Other property income represents income received from investments such as corporate dividends, royalties, property rentals, or interest on loans.

Output is the dollar value of a good or service produced or sold, and is equivalent to sales revenues plus changes in business inventories.

Producer prices are the prices paid for goods at the factory or point of production. For manufactured goods the purchaser price equals the producer price plus a retail margin, a wholesale margin, and a transportation margin. For services, the producer and purchaser prices are equivalent.

Proprietor income is income received by non-incorporated private business owners or self-employed individuals.

Purchaser prices are the prices paid by the final consumer of a good or service.

Region or Regional Economy is the geographic area and the economic activity it contains for which impacts are estimated. It may consist of an individual county, an aggregation of several counties, a state, or aggregation of states. These aggregations are sometimes defined on the basis of worker commuting patterns.

Sector is an individual industry or group of industries that produce similar products or services, or have similar production processes. Sectors are classified according to the North American Industrial Classification System (NAICS).

Value Added is a broad measure of income, representing the sum of employee compensation, proprietor income, other property income, indirect business taxes, and capital consumption (depreciation). Value added is a commonly used measure of the contribution an industry to regional economy because it avoids double counting of intermediate sales.

Tables

Table 1. 

Summary of economic contributions of agriculture, naural resources, and food industries in Florida in 2013, by industry group and Florida region

 

Direct Employment (Jobs)

Direct Industry Output (M$)

Foreign and Domestic Exports (M$)

Industry Output Impacts (M$)

Employment Impacts (Jobs)

Value Added Impacts (M$)

Labor Income Impacts (M$)

Other Property Income Impacts (M$)

Business Tax Impacts (M$)

Industry Group

                 

Crop, Livestock, Forestry & Fisheries Production

150,764

11,572

7,437

23,268

245,934

14,731

8,561

5,386

784

Agricultural Inputs & Services

151,556

16,839

10,412

30,337

246,368

14,058

9,131

4,101

826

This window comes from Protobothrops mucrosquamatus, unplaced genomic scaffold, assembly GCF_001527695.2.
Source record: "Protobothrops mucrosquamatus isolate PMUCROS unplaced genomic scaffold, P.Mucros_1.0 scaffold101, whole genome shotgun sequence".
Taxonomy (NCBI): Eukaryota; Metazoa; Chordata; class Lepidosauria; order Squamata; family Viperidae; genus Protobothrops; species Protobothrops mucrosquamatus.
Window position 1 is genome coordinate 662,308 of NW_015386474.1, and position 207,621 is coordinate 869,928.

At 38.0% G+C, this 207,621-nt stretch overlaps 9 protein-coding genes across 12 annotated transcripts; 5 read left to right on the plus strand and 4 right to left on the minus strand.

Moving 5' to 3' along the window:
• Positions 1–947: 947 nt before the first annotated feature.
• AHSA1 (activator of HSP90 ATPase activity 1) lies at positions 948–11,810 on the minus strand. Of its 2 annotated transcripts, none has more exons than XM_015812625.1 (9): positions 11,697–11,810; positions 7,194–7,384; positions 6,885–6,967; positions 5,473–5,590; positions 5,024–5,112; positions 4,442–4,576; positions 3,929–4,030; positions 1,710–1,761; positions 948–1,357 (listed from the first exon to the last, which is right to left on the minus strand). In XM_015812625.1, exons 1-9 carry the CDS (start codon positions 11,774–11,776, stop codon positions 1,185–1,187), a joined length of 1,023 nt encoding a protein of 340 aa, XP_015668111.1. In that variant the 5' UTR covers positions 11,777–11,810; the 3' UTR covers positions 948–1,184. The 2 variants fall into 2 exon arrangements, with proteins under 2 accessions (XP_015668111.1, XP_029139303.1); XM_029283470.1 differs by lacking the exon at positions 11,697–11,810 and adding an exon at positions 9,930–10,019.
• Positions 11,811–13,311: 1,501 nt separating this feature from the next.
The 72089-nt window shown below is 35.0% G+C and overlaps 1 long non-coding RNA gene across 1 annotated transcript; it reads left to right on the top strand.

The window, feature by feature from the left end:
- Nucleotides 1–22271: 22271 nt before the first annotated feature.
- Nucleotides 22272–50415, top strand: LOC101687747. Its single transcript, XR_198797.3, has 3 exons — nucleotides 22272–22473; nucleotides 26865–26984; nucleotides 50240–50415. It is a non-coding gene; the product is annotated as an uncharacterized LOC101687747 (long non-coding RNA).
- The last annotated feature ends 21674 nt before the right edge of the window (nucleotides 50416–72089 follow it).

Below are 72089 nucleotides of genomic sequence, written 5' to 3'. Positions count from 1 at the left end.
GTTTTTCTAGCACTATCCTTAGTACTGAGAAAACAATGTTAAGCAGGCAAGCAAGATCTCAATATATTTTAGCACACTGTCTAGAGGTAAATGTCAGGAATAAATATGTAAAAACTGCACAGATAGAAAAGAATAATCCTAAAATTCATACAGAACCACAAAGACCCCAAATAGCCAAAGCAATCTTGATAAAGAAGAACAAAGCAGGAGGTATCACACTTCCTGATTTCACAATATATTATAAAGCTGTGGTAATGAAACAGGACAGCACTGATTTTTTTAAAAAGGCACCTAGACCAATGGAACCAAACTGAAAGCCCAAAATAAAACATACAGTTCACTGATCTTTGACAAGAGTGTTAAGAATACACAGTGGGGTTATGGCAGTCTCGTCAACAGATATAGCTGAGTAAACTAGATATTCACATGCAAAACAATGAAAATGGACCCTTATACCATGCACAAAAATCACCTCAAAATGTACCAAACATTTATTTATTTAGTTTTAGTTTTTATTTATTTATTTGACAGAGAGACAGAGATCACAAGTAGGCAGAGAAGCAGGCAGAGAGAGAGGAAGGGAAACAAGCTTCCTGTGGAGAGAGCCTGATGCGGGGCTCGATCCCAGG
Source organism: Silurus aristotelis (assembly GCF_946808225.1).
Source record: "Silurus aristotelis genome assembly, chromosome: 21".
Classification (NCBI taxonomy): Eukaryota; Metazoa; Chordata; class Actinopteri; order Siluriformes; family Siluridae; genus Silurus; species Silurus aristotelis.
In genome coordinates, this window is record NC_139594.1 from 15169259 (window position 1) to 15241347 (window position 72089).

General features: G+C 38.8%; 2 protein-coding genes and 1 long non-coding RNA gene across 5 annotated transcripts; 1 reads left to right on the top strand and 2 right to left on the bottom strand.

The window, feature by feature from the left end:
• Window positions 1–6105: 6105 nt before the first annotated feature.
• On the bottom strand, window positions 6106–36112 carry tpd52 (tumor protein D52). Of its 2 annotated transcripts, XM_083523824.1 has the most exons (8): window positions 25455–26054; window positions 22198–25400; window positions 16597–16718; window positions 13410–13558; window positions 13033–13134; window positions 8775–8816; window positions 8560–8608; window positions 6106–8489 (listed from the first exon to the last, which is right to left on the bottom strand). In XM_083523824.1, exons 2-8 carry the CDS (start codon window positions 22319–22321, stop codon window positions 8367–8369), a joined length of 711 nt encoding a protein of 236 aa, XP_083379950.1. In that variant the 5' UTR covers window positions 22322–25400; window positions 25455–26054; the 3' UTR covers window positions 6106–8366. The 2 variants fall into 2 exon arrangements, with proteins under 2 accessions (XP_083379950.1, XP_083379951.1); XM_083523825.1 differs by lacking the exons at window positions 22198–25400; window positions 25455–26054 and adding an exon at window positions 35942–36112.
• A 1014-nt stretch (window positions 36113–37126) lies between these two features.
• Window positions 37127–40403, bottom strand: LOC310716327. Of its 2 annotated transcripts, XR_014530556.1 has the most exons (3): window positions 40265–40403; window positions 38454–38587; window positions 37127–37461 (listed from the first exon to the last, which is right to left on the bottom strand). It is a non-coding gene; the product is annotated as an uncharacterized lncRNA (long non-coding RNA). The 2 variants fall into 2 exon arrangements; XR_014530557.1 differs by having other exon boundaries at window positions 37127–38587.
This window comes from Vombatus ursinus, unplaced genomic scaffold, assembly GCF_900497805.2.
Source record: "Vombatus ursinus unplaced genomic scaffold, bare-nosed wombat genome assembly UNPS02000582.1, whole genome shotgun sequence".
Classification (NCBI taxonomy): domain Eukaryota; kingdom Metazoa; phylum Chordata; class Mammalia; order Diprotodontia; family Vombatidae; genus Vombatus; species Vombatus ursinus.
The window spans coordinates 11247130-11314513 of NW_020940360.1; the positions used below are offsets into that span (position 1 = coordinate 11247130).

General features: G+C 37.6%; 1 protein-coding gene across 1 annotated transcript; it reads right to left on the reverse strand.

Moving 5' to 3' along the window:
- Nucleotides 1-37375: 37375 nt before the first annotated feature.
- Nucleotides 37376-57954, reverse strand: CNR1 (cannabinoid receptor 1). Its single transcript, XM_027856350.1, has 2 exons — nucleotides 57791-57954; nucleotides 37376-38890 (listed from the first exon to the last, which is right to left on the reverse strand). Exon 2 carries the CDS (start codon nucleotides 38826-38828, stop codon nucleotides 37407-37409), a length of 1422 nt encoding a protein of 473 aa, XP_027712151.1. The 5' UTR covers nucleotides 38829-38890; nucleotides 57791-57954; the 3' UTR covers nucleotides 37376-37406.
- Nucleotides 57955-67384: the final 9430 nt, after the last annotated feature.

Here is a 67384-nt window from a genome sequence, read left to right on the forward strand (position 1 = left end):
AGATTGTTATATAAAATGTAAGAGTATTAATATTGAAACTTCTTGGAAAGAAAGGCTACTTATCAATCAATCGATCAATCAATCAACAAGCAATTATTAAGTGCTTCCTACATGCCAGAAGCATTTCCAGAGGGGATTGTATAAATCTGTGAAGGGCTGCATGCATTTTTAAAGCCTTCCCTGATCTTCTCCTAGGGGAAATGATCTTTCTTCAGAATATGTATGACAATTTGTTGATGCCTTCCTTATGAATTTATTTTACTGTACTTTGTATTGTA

Food & Kindred Products Manufacturing

55,467

25,561

10,524

38,510

146,440

13,513

7,155

5,219

1,140

Forest Products Manufacturing

19,961

8,103

5,682

15,031

70,006

6,294

3,698

2,157

438

Food & Kindred Products Distribution

1,102,080

80,837

18,921

114,581

1,367,663

69,048

44,763

15,332

8,953

Mining

19,625

4,052

2,487

7,414

45,406

3,766

1,915

1,584

267

Nature-based Recreation

23,936

1,579

829

3,047

35,515

1,826

1,263

459

104

Total All Industries

1,523,389

148,544

56,291

232,188

2,157,331

123,236

76,486

34,239

12,512

Florida Region

                 

Miami-Fort Lauderdale

492,399

47,269

20,185

74,867

704,885

42,312

26,831

11,222

4,349

Orlando

380,541

37,158

18,156

59,664

551,414

30,520

18,756

8,658

3,078

Tampa-St. Petersburg

209,941

21,754

10,065

33,902

298,795

17,516

11,119

4,639

1,783

Sarasota-Bradenton

168,114

12,690

4,770

19,055

218,030

10,859

7,168

2,638

1,040

Jacksonville

112,840

14,412

7,893

22,014

168,302

11,011

6,188

3,605

1,173

Pensacola

55,459

4,119

1,742

6,154

71,326

3,287

2,065

852

368

Gainesville

41,749

4,207

2,284

5,887

55,582

2,910

1,614

1,026

262

Tallahassee

37,191

4,789

3,024

7,241

53,736

3,085

1,732

1,062

277

Panama City

25,155

2,145

1,137

3,403

35,262

1,737

1,013

536

182

Employment represents full-time and part-time jobs. Monetary values are given in millions dollars.

Total impact estimates include regional multiplier effects.

Source: IMPLAN data for Florida (IMPLAN Group LLC).

Footnotes

1.

This is EDIS document FE969, a publication of the Food and Resource Economics Department, UF/IFAS Extension. Published September 2015. Please visit the EDIS website at http://edis.ifas.ufl.edu.

2.

Alan W. Hodges, extension scientist; Mohammad Rahmai, economic analyst; and Thomas J. Stevens, post-doctoratal research associate, UF/IFAS Extension, Gainesville, FL.


The Institute of Food and Agricultural Sciences (IFAS) is an Equal Opportunity Institution authorized to provide research, educational information and other services only to individuals and institutions that function with non-discrimination with respect to race, creed, color, religion, age, disability, sex, sexual orientation, marital status, national origin, political opinions or affiliations. For more information on obtaining other UF/IFAS Extension publications, contact your county's UF/IFAS Extension office.

U.S. Department of Agriculture, UF/IFAS Extension Service, University of Florida, IFAS, Florida A & M University Cooperative Extension Program, and Boards of County Commissioners Cooperating. Nick T. Place, dean for UF/IFAS Extension.